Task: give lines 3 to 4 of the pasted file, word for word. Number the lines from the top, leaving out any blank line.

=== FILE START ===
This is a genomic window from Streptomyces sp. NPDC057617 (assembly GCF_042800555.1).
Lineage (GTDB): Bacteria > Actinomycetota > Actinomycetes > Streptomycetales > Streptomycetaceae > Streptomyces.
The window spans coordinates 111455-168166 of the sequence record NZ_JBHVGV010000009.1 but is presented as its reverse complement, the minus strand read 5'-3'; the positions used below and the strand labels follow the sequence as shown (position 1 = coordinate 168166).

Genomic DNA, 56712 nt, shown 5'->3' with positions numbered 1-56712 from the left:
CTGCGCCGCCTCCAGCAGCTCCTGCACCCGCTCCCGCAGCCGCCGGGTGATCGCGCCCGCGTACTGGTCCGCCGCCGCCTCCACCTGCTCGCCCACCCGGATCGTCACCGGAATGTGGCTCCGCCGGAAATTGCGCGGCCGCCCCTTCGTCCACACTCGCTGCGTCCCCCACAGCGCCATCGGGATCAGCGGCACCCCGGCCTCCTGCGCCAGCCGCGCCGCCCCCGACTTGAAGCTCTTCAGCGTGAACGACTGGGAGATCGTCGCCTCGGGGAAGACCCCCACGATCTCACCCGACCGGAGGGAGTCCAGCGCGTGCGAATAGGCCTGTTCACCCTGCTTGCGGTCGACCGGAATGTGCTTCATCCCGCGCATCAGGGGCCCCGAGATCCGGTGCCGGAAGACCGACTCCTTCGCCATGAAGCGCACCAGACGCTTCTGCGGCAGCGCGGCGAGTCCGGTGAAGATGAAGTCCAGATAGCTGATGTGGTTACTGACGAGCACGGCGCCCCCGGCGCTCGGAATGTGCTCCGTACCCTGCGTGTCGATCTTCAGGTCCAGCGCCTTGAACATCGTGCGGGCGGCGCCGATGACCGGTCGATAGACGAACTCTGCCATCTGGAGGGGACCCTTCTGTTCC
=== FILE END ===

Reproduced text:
The window spans coordinates 111455-168166 of the sequence record NZ_JBHVGV010000009.1 but is presented as its reverse complement, the minus strand read 5'-3'; the positions used below and the strand labels follow the sequence as shown (position 1 = coordinate 168166).

Genomic DNA, 56712 nt, shown 5'->3' with positions numbered 1-56712 from the left: